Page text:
The Master of Business Administration degree program is designed to serve the needs of junior and intermediate-level business executives who are seeking additional knowledge and skills to do a more efficient job of problem solving and decision-making. Also, the program is structured to give recent college graduates advanced training in business management prior to entry into a business career.
The MBA may be taken on either a part-time or full-time basis. Courses are scheduled for both day and night sessions, including a full schedule of course offerings in the summer.
Core I of the program consists of four undergraduate-level prerequisite courses that are designed to provide a foundation in the basic concepts and techniques used in the various functional areas of business and to prepare the student for the graduate courses in business administration. Core I requirements can be met by completing the prerequisite courses at IUP, by completing equivalent courses at other accredited universities/institutions, or through successful completion of College Level Examination Program (CLEP) tests in these subjects (with a grade of “C” or better). At the time of admission, the MBA program coordinator will evaluate the academic transcripts of the student for Core I course waivers and give the student a plan for completion of courses needed for this stage. Course descriptions may be required to establish equivalency of courses completed elsewhere.
Core II of the program consists of 36 semester hours in courses that provide advanced knowledge in the functional and applied areas of business. Students may elect to graduate with a general MBA or complete nine credits of additional prescribed course work and receive a concentration.
Normally, a student with a recent bachelor's degree in Business Administration from an accredited university will have completed the entire Core I courses. This will enable the student to complete a general MBA program in one year of full-time study, whereas a non-business major will require 1.5 years—one semester for the Core I or undergraduate courses and one year for the Core II or graduate course requirements. An additional semester of work will be required for students seeking a concentration. Part-time students typically require about three years completing the program.
In addition to meeting admission requirements of the School of Graduate Studies and Research, students seeking enrollment in the MBA program must achieve a satisfactory score on the Graduate Management Admission Test (GMAT) before admission to the degree program (450 in GMAT or a combination of 1,000 points from GMAT score plus 200 times GPA on a 4.0 scale). Admission decisions are based on academic track record of the applicant, GMAT scores, prior work experience, strength of recommendation letters, and clarity of goal statement presented by the candidate. International applicants are required to submit a Test of English as Foreign Language (TOEFL) score report as part of the MBA application.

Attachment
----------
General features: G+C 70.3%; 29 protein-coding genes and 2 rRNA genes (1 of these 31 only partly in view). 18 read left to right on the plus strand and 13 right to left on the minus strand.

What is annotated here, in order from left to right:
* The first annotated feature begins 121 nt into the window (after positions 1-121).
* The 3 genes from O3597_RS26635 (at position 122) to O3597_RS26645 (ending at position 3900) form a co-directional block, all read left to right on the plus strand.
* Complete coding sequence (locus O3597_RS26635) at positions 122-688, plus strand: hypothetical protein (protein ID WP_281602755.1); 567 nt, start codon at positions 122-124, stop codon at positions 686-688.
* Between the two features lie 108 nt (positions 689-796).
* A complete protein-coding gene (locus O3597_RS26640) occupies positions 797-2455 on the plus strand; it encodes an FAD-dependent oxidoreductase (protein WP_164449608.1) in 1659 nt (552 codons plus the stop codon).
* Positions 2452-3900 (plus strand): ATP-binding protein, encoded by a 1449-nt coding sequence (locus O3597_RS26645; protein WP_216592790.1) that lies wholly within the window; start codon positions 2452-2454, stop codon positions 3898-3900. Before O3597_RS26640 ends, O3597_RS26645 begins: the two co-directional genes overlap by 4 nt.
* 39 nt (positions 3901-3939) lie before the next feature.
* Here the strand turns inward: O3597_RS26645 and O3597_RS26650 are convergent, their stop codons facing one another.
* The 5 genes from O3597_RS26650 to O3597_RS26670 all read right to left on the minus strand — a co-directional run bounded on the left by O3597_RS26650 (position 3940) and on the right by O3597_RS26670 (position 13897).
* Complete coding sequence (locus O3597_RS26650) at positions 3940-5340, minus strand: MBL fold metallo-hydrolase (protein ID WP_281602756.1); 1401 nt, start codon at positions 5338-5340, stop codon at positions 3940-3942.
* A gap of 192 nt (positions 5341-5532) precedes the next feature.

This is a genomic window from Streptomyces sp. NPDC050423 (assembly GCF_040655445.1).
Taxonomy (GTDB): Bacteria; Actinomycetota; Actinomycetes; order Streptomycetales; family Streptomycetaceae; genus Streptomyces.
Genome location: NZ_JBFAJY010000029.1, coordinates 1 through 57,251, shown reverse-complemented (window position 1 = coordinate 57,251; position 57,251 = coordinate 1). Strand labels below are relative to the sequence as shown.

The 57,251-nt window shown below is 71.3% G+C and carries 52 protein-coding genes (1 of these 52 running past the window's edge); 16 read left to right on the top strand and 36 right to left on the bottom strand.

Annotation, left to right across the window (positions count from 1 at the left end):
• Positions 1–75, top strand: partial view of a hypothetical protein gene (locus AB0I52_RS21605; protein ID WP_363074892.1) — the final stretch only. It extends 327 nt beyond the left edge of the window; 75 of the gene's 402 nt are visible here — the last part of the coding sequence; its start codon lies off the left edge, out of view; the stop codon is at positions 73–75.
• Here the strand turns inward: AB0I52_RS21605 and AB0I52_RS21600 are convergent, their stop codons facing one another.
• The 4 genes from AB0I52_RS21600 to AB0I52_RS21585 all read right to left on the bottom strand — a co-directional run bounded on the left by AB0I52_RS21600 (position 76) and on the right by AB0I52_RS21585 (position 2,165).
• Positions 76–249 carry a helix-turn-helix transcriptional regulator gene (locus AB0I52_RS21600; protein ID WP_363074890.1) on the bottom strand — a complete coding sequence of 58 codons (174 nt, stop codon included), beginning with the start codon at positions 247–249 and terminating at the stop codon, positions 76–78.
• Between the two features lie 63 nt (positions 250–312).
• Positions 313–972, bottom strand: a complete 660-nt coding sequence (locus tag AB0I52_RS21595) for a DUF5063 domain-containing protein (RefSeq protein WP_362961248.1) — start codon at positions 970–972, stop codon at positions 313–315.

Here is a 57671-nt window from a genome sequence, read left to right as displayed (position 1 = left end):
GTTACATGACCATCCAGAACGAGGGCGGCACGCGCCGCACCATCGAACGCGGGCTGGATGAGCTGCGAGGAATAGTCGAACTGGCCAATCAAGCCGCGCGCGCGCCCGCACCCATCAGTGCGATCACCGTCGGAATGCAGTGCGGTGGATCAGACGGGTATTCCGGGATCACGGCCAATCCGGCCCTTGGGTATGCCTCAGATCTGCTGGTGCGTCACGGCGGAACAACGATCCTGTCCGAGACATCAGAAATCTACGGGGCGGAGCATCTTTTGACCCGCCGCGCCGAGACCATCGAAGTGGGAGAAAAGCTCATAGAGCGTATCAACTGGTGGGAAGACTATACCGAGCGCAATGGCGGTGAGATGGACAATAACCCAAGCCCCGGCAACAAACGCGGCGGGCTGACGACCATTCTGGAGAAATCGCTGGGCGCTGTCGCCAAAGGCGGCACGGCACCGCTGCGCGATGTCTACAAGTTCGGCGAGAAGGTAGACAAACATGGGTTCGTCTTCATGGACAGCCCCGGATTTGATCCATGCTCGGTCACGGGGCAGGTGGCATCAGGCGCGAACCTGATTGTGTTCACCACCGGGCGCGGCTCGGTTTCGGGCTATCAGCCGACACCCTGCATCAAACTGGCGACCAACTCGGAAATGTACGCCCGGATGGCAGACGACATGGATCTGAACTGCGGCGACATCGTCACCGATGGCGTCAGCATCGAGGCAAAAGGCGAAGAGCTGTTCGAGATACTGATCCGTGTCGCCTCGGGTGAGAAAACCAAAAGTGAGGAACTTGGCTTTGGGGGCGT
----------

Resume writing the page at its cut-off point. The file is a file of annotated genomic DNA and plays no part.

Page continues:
Complete the following prerequisite courses or equivalent with a grade of “C” or better:
Complete 36 credits in the following graduate MBA courses:
Students seeking to specialize can take nine additional credits of prescribed coursework and receive a concentration in the following areas:
EntrepreneurshipThe entrepreneurship concentration helps current and prospective entrepreneurs and small business owners in all facets and phases of starting and successfully operating a small business. It also helps individuals in understanding how to be innovative in a larger organization and how creativity and agility can help teams and departments in organizations.
FinanceThe in-depth Finance courses will enable the student to appropriately integrate financial theory with challenging problems in the finance field. Specializing in finance will help students become attractive candidates for employment in the areas of investment banking, commercial banking, risk management, and derivatives.
International BusinessThis concentration helps students to learn to manage in a global business setting such as a multinational company. It is important for today’s managers to understand the nuances of working in a global and cross-cultural setting. Students will gain expertise in the management and marketing aspects of a global business.
Human Resources ManagementThe HRM concentration prepares students to be human resources generalists in smaller businesses or to be specialists that can work in appraisal, labor relations, and related human resource functions.